The 130km long Wicklow Way was Ireland’s first waymarked trail, and due to its proximity to Dublin, has remained one of the most popular walking routes in Ireland. It was the brainchild of a Dublin hillwalker, J.B. Malone and opened in 1981.
Despite its proximity to the capital of Ireland, the Wicklow Way contains many kilometres of wonderfully unspoilt mountain trails and a wide variety of scenic experiences, some of them in truly remote upland areas. They include mountains, upland lakes, steep sided glacial valleys, fast flowing mountain streams, forests and farmland.
The trail passes many examples of historical human habitation – the most famous being the early Christian monastic settlement established by St Kevin in the beautiful Glendalough valley. Here you will see the Round Tower which is almost 1000 years old, and was built by the monks of the Glendalough monastery.
The trail is a pleasure to walk, well signposted, with rougher sections of the track graded to prevent erosion. The central section is covered by the Wicklow Mountains National Park. The Wicklow Way route is also a section of the E8 European Long Distance Walking Trail which extends across Europe and links Ireland with Istanbul.
Although the Wicklow Way is often walked from north to south, most of Hillwalk Tours’ itineraries walk it from south to north. This has the advantage of having a few days to get leg muscles loosened up on the low-level terrain in the south before heading north into the more taxing mountain region. This direction also ensures that most of the travelling is done on the first day and when walkers finish their tour, they are close to Dublin City centre.
The Wicklow Way starts in the County Carlow village of Clonegal (near Bunclody) and for the first 50km it crosses a series of gentle foothills. It then enters the Wicklow Mountains, with its high rounded ridges and deep valleys, and visits the ancient and beautiful monastic site of Glendalough. From there, the route moves deeper into high, heathery moorland before finishing in the southern suburbs of Dublin.
It is a richly varied route, with the more dramatic scenery of mountains and lakes at the northern end, where, although there is a strong sense of remoteness and few habitations, you are never very far from a public road.
Although the southern part of the route is less scenically impressive, the climbs are gentler as the trail winds its way along forestry roads through a landscape of forest covered foothills. The route doesn’t pass through many towns or villages, so most of the day-to-day walking is remote.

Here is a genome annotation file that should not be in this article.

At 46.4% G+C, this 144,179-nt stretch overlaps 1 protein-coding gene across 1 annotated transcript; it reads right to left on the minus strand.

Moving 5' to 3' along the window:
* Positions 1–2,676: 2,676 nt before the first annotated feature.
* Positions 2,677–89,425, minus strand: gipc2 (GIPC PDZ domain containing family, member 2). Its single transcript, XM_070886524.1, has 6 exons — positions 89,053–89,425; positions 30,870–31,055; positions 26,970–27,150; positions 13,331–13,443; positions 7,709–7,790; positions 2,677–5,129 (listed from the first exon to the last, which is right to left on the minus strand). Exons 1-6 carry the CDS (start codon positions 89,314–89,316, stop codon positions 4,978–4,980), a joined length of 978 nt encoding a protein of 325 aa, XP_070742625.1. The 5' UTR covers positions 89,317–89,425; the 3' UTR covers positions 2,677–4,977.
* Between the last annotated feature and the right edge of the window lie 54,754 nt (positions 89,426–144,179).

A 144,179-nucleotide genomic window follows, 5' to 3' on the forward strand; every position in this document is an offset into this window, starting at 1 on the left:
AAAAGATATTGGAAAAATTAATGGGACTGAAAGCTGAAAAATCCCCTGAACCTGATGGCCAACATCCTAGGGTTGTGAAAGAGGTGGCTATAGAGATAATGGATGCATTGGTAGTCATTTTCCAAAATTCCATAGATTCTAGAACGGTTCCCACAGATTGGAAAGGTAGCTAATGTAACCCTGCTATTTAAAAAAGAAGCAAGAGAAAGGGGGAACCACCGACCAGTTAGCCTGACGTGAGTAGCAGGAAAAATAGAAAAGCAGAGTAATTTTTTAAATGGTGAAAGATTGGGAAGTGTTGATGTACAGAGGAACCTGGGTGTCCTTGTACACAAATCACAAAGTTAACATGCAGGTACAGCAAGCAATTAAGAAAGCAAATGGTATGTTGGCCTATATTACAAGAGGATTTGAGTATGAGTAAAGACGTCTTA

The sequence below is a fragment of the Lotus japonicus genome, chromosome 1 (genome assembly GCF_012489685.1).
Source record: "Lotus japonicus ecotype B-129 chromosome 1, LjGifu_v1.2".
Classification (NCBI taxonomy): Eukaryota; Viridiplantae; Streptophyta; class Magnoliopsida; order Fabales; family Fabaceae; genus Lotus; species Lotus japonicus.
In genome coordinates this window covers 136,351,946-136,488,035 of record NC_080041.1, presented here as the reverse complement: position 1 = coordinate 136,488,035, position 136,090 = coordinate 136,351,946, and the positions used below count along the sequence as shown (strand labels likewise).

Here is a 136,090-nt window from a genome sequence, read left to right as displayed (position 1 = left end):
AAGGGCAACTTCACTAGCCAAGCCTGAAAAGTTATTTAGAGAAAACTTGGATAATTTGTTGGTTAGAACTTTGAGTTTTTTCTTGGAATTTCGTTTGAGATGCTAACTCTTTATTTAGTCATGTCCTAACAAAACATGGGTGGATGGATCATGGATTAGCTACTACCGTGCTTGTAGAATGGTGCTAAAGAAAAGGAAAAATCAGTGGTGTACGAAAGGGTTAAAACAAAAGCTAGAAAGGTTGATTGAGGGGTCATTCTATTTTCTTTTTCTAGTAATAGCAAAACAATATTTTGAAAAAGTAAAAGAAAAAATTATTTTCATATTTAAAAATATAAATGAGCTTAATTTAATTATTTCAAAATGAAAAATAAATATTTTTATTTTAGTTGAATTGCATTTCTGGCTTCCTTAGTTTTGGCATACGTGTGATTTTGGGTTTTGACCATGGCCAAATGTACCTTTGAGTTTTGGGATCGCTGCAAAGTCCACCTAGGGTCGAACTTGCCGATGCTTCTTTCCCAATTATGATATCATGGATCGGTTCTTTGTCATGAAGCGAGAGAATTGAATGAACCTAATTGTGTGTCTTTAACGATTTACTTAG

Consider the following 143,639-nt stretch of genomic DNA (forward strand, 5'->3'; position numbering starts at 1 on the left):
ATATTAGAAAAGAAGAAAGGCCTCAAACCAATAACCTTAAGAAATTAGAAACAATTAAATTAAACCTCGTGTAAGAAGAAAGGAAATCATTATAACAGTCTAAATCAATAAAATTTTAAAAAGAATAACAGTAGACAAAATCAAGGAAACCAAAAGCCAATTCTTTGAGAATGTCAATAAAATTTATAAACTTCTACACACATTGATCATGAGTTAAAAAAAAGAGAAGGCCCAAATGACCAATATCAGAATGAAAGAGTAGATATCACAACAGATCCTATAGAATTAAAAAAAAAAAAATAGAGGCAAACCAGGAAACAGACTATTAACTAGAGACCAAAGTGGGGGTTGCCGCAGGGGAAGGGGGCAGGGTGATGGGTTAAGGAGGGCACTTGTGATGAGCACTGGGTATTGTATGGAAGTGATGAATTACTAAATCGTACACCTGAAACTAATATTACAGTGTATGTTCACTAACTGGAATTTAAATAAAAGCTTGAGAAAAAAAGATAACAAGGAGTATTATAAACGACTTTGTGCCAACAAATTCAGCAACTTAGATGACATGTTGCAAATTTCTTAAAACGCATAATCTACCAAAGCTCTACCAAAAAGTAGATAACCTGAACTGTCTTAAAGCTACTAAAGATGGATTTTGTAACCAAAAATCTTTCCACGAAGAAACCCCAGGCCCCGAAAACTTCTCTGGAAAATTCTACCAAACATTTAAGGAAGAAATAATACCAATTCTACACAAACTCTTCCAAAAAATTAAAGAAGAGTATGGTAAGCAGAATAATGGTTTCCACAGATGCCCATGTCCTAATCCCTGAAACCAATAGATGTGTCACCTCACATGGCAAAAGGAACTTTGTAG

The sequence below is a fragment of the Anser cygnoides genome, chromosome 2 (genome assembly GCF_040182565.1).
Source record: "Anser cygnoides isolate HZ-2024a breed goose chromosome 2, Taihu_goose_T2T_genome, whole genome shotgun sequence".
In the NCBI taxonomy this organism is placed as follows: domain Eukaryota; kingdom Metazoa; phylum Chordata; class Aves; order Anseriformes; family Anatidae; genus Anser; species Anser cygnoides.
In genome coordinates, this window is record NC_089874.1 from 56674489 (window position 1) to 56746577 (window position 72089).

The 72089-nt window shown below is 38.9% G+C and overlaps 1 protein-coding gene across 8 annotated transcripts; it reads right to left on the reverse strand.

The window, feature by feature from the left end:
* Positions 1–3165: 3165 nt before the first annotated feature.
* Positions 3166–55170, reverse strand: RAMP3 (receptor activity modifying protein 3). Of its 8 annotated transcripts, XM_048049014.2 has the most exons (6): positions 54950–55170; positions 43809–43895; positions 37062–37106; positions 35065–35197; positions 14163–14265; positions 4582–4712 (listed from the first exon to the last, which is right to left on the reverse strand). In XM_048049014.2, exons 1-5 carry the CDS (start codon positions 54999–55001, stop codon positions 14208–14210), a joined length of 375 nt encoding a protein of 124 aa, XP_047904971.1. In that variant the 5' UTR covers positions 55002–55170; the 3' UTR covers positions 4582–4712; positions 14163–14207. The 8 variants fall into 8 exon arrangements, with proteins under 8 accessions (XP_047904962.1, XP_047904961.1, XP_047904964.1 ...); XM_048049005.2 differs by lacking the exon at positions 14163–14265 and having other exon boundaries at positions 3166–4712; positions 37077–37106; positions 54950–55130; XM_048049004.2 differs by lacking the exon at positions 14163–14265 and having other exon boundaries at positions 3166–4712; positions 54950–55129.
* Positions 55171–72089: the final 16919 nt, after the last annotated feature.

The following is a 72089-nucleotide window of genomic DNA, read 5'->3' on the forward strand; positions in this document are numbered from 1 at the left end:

The terrain consists of forestry tracks, quiet roads, boreens (a Gaelic word that literally translates as ‘little road’) and mountain paths through open moorland. Some sections can occasionally be wet and muddy. The total aggregate ascent is approximately 3,200m over the entire route and there are some steep sections with longer climbs. The highest point is at Djouce where the trail reaches a little over 600m.
Approx. 39km or 30% of the total Wicklow Way route follows local roads, to avoid walking on private land, but this percentage can be much lower depending on which tour itinerary you choose. In general, there is more road walking in the southern part of the route.
Elevation Profile (Click image to enlarge)
Terrain by Stages
Clonegal – Shillelagh: This section consists of quiet country roads and forest trails through rolling hillside.
Shillelagh – Tinahely: Forest tracks, farmland and quiet country roads make up this part of the trail. One section can be muddy in wet weather.
Tinahely – Iron Bridge: A mixture of grassy mountain paths, forest tracks and minor roads. Lots of ups and downs but not particularly steep.
Iron Bridge – Glenmalure: Forest tracks and quiet mountain roads between these two locations. There is one long climb along good surface.
Glenmalure – Laragh: There is one long, steep climb along forest tracks to begin. Descend then along a track or a mountain path (depending on which route option you take) to Glendalough/Laragh.
Laragh – Roundwood: A gentle and well maintained mountain path followed by a long walk on a quiet road. The route option to the summit of Scarr is on a rugged, albeit well-defined, mountain path.
Roundwood – Enniskerry: Forest tracks and a short section on a quiet road, then mountain paths and boardwalks. Halfway, the highest point of the walk is reached near Djouce (600m). There are a few longer climbs and one that is shorter and a little steeper.
Enniskerry – Marlay Park: This section has quiet mountain roads, paths and tracks. Two climbs before a long descent to the outskirts of Dublin City.